This is page numbers 2525 - 2568 of the Hansard for the 19th Assembly, 2nd Session. The original version can be accessed on the Legislative Assembly's website or by contacting the Legislative Assembly Library. The word of the day was going.

Topics

Question 675-19(2): Industry, Tourism and Investment Cover Lease Fees for Lodge Owners
Oral Questions

Page 2533

The Speaker Frederick Blake Jr.

Thank you. I will take that as a comment. Oral questions. Member for Yellowknife North.

Question 676-19(2): Emerging Wisely Phase 3
Oral Questions

March 12th, 2021

Page 2533

Rylund Johnson Yellowknife North

Thank you, Mr. Speaker. When we set out our Emerging Wisely Plan, I believe we moved into phase 2 a long time ago, it feels like; summer or May, I believe. My concern is, we've kind of been in phase 2 for a while, but there have been more and more exemptions and more and more tweaks, and I think we're kind of in phase 2.5 right now. When I review the Emerging Wisely Plan, it seems we have met a lot of the targets to enter phase 3, so my question for the Minister of Health and Social Services is: what are the requirements to enter phase 3, or what needs to happen in order for us to reach phase 3? Thank you, Mr. Speaker.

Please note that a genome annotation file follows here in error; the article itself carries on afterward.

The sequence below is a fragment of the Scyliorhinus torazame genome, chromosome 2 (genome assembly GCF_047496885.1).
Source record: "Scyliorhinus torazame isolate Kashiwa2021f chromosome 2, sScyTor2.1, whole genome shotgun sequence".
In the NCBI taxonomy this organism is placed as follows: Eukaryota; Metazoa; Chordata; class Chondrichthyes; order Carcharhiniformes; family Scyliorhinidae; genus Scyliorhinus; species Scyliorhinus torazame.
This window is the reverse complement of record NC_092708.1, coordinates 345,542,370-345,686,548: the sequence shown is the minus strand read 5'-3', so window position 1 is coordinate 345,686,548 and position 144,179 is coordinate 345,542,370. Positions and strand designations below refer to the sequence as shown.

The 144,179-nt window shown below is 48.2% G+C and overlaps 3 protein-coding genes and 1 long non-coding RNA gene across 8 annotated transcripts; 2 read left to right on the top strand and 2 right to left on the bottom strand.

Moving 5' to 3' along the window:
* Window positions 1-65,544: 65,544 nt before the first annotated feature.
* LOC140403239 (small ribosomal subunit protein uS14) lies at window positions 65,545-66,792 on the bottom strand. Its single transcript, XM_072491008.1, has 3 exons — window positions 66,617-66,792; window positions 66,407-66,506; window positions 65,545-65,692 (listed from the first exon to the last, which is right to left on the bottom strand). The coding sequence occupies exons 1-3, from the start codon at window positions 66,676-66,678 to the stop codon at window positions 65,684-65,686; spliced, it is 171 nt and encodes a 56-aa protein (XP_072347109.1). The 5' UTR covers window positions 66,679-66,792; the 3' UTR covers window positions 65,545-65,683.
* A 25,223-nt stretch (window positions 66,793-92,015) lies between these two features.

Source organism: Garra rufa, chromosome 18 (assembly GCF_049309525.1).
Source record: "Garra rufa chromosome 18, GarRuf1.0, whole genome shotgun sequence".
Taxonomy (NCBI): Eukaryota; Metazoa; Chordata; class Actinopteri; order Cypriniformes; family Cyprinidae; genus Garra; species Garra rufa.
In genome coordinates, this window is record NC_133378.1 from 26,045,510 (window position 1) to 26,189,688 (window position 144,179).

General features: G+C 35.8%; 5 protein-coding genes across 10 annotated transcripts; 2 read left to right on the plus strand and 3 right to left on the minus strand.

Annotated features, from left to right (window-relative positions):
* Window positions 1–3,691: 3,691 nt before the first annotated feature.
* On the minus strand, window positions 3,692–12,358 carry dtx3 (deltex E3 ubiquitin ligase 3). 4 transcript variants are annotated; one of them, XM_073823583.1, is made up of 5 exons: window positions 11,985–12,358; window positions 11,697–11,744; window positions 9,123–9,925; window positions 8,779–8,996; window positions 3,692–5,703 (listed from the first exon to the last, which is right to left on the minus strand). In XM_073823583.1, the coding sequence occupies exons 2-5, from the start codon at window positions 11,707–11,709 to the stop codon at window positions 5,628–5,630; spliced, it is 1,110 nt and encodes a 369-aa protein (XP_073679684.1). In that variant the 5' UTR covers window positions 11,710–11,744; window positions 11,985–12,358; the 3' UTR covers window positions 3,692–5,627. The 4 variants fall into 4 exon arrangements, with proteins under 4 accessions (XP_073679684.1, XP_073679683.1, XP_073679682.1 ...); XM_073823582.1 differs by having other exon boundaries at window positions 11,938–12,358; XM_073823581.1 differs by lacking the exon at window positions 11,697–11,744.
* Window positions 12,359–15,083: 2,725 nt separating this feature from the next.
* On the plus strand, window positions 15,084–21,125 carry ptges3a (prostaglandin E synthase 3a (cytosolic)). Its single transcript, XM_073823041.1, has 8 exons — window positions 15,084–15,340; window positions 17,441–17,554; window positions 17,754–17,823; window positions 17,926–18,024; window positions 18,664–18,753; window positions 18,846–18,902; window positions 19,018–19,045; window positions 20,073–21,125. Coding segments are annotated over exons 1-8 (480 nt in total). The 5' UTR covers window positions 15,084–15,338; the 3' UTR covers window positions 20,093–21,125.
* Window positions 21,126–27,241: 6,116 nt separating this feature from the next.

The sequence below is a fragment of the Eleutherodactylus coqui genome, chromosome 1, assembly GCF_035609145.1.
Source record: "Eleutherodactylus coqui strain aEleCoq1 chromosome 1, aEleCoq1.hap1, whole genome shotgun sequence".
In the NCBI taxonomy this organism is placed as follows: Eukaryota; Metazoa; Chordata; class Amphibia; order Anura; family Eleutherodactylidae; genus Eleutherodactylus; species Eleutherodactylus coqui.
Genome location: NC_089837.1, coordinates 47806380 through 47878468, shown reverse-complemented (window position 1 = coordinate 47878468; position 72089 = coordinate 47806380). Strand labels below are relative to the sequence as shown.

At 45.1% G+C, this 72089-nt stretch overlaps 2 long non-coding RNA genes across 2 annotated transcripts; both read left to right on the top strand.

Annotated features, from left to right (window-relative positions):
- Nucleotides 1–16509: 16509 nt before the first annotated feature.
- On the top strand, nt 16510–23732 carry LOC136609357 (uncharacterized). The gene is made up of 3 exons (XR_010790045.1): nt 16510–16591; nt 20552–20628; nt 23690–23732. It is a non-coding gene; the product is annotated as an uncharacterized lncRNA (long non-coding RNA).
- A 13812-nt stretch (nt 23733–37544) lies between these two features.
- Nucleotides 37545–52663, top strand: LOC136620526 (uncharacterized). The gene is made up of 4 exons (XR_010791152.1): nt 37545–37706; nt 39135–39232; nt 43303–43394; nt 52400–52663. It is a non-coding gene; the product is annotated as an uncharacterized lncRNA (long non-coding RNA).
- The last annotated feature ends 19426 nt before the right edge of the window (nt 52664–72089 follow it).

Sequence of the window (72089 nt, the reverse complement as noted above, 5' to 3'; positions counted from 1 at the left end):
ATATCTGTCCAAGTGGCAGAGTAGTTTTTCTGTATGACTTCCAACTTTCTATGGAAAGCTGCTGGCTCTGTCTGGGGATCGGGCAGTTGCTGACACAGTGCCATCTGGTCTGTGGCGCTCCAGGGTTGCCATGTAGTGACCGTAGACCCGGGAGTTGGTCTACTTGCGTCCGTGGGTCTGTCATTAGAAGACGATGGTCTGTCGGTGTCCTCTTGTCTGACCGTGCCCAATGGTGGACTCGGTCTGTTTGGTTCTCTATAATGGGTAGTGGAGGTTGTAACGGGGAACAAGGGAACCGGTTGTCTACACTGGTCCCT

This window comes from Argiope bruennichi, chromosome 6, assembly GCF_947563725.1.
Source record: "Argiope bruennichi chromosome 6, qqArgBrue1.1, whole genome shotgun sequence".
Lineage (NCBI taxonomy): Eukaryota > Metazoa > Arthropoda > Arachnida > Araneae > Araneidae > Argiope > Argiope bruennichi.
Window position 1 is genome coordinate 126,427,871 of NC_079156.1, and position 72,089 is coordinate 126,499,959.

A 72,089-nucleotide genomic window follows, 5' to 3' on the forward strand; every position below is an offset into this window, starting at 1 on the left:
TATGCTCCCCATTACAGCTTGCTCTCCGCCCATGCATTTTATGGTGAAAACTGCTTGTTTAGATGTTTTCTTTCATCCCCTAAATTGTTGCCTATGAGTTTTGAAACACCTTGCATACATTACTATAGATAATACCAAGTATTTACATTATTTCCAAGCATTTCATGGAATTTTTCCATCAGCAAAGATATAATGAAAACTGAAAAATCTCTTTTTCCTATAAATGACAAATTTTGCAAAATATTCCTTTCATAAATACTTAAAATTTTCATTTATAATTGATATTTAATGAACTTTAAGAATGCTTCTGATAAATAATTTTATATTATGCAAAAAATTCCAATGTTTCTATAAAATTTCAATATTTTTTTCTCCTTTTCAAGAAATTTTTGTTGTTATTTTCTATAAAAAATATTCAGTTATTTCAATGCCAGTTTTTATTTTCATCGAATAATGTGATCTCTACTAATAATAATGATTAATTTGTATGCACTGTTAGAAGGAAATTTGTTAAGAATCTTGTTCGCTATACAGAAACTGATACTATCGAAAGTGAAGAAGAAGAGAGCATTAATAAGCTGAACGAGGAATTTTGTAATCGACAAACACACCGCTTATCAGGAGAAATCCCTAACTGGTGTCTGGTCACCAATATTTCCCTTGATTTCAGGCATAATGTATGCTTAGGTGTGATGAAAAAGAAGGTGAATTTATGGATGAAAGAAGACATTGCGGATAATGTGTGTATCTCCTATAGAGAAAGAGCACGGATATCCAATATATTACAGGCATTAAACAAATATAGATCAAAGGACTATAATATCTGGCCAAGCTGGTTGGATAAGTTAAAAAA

Question 676-19(2): Emerging Wisely Phase 3
Oral Questions

Page 2533

The Speaker Frederick Blake Jr.

Thank you, Member for Yellowknife North. Minister of Health and Social Services.

Question 676-19(2): Emerging Wisely Phase 3
Oral Questions

Page 2533

Julie Green Yellowknife Centre

Thank you, Mr. Speaker, and I appreciate the question. Some of the things that we need to look at in order to advance both the relaxation of internal restrictions and the relaxation of the border include things such as vaccine uptake in the NWT and what the science says about how effective the vaccines are to stop the transmission of the virus. We know the vaccines are effective to stop severe illness, but we don't know whether, once you have the vaccine, you can still carry the virus with you. You could still be exposed, and then carry the virus with you to another location. We have a significant portion of the population under 18 who have not received any vaccines, and we don't have the science yet on which vaccines may be useful for them. We have been looking, of course, at the variants. The variant numbers are growing in some southern jurisdictions. I last heard that 40 percent of the new cases in Ontario are variant cases. There are new variants in addition to the ones from the UK, South Africa, and Brazil, so that's another consideration.